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NuvaRing

Nuvaring is a type of combined hormonal contraceptive that’s inserted into the vagina. It contains the same hormones that combined oral contraceptive pills have, and is 99% effective at preventing pregnancy when used correctly.

It’s a great alternative for women that don’t want to take a pill every day, as the ring can be left in for three weeks before removal. You still need to take a 7-day break, but once it’s been inserted, you can forget about it until change-day.

The hormones released work together to thicken the cervical mucus and thin the lining of the womb, making it incredibly difficult to become pregnant, hence its 99% effectiveness. Nuvaring can be used with condoms to increase its effectiveness.

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  • You will read the Patient Information Leaflet supplied with your medication
  • You will contact us and inform your GP of your medication if you experience any side effects of treatment, if you start new medication, or if your medical conditions change during treatment
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Nuvaring is a type of combined hormonal contraceptive that’s inserted into the vagina. It contains the same hormones that combined oral contraceptive pills have, and is 99% effective at preventing pregnancy when used correctly.

It’s a great alternative for women that don’t want to take a pill every day, as the ring can be left in for three weeks before removal. You still need to take a 7-day break, but once it’s been inserted, you can forget about it until change-day.

The hormones released work together to thicken the cervical mucus and thin the lining of the womb, making it incredibly difficult to become pregnant, hence its 99% effectiveness. Nuvaring can be used with condoms to increase its effectiveness.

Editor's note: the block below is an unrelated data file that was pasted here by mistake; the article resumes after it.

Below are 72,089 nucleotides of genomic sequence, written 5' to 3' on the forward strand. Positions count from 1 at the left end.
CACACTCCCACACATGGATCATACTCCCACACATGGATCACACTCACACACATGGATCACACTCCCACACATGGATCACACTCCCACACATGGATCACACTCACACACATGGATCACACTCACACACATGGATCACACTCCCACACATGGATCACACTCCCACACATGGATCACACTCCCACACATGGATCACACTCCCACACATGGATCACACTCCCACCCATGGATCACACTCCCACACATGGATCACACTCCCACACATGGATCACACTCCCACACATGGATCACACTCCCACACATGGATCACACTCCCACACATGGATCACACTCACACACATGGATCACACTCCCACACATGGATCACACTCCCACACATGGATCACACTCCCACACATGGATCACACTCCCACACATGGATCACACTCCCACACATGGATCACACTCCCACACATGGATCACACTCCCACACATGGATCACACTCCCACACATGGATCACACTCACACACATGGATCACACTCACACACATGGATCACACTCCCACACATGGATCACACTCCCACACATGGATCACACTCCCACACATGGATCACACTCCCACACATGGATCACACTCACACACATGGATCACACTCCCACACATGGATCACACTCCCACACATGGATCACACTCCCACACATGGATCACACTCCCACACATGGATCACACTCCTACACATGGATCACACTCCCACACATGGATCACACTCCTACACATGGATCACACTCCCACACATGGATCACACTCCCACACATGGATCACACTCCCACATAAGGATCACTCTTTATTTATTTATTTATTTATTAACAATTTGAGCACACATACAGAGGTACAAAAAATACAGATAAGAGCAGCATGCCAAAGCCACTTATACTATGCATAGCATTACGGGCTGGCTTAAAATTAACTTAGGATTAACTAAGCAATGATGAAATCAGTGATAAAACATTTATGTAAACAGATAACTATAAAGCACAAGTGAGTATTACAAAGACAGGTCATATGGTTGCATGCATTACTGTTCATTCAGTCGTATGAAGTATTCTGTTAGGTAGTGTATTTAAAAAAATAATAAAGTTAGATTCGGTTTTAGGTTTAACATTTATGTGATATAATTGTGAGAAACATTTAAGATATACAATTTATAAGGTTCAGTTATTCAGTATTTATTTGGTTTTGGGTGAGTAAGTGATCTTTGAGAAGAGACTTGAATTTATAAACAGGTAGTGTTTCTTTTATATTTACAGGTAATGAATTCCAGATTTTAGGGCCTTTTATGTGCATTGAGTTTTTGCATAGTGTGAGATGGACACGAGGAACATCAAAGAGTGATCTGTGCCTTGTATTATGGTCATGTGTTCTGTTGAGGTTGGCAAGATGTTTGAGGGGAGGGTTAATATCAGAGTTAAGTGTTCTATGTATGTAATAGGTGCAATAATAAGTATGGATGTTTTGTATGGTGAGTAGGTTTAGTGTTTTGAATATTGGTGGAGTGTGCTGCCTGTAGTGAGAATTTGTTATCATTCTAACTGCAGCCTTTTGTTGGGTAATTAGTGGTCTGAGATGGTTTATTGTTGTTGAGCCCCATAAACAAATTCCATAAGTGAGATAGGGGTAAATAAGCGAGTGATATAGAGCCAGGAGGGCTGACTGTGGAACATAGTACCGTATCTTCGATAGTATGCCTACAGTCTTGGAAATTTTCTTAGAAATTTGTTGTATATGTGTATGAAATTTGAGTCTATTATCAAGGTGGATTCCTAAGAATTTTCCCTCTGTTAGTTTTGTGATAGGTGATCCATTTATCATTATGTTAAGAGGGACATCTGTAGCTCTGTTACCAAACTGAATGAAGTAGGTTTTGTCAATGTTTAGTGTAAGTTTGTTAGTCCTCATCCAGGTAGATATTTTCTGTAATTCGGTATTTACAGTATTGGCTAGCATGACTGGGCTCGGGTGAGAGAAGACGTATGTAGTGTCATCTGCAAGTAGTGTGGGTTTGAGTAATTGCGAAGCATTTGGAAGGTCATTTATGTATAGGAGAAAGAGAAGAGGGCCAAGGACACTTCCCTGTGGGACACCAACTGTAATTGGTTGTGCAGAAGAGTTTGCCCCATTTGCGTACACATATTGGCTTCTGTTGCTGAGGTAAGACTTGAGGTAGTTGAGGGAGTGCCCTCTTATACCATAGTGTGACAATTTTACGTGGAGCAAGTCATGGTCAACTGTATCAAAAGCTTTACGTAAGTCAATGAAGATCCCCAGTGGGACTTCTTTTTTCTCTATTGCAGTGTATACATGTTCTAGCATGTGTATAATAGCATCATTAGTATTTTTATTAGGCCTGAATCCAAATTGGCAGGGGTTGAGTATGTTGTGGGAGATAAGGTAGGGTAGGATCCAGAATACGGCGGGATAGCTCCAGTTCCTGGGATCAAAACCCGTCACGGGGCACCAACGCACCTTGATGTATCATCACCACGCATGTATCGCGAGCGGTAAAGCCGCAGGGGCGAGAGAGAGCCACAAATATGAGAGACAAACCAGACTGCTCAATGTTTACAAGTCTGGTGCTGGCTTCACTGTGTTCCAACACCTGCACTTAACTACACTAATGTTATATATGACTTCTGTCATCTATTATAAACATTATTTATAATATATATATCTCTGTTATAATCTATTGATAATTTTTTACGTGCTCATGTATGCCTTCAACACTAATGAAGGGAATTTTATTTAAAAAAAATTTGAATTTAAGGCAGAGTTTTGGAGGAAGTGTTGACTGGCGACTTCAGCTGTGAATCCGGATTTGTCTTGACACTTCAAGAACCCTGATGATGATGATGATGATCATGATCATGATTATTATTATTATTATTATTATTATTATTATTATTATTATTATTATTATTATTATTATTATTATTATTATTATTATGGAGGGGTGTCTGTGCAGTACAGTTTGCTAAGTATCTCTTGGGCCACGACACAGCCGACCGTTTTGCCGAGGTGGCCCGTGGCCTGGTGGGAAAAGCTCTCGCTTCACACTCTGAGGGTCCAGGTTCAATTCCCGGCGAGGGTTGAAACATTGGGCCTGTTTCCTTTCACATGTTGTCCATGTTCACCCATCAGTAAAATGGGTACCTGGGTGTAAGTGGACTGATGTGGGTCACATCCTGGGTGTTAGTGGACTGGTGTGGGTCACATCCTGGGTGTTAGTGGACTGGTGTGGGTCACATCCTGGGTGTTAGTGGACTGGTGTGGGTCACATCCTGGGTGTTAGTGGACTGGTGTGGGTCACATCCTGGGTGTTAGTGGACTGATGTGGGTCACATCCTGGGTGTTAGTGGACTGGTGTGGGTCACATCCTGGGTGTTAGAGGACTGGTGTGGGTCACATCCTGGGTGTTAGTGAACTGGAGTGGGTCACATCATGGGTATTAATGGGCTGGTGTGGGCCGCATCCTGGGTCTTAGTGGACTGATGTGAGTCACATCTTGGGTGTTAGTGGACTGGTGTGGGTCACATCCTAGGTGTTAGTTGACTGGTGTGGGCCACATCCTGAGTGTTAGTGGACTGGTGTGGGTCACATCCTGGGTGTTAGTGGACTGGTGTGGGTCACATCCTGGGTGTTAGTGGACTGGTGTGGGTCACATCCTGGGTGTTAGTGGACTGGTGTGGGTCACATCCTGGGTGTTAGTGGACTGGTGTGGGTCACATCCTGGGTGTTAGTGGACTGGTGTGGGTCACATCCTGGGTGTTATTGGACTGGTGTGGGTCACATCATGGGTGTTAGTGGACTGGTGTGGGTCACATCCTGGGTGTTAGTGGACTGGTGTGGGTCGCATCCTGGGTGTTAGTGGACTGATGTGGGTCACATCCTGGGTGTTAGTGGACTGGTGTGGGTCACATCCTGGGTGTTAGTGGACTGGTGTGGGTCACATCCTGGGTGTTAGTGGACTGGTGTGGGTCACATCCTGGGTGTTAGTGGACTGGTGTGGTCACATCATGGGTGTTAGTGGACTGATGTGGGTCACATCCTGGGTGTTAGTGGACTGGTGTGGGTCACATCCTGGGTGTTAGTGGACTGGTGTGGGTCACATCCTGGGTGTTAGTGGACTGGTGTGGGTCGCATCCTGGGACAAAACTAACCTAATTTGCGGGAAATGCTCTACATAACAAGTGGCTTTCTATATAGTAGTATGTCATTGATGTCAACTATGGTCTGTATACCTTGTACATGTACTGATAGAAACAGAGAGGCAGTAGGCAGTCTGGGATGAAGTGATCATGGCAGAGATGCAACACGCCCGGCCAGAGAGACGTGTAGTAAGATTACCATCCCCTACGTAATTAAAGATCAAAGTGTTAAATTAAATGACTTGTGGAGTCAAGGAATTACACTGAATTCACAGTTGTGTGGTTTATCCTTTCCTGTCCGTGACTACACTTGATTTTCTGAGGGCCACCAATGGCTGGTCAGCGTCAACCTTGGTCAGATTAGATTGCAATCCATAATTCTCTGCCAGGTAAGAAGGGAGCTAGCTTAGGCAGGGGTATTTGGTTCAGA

Details

What is Nuvaring?

Nuvaring is a type of hormonal contraception. It uses a combination of the hormones oestrogen and progestin in the forms of etonogestrel and estradol.

Oestrogen and Progestin are both found in most combined oral contraceptive pills (COCs), but rather than being ingested, Nuvaring sits inside the vagina, similar to how a tampon would.

How does Nuvaring work?

Nuvring works by releasing a constant, low dose of hormones into the body, meaning that you don’t need to remember to take a pill every day. The hormones work together to do two things:

  • Thickens the cervical mucus
  • Thins the lining of the womb

These two changes help to prevent pregnancy, as sperm will find it difficult to get through the thick cervical mucus to penetrate an egg, whilst thinning the lining of the womb makes sure that even if an egg gets fertilised, it won’t be able to stick to the womb lining.

Because of this, Nuvaring is around 99% effective, just like the pill.

Why should I use Nuvaring?

Nuvaring is a fantastic option for contraception for women that don’t want to become pregnant, and also struggle to remember to take a pill every day. It has an advantage over contraceptive pills as you only need to change the ring once a month, rather than remembering to take medication each day. It’s also unaffected if you vomit or have diarrhoea, as the hormones don’t have to pass through the stomach.

How do I use Nuvaring?

Some women might be nervous of trying a nuvaring as their main method of contraception, but if you use it correctly, it should be no different to wearing a tampon. Most women don’t even feel the ring inside them for a vast majority of the time.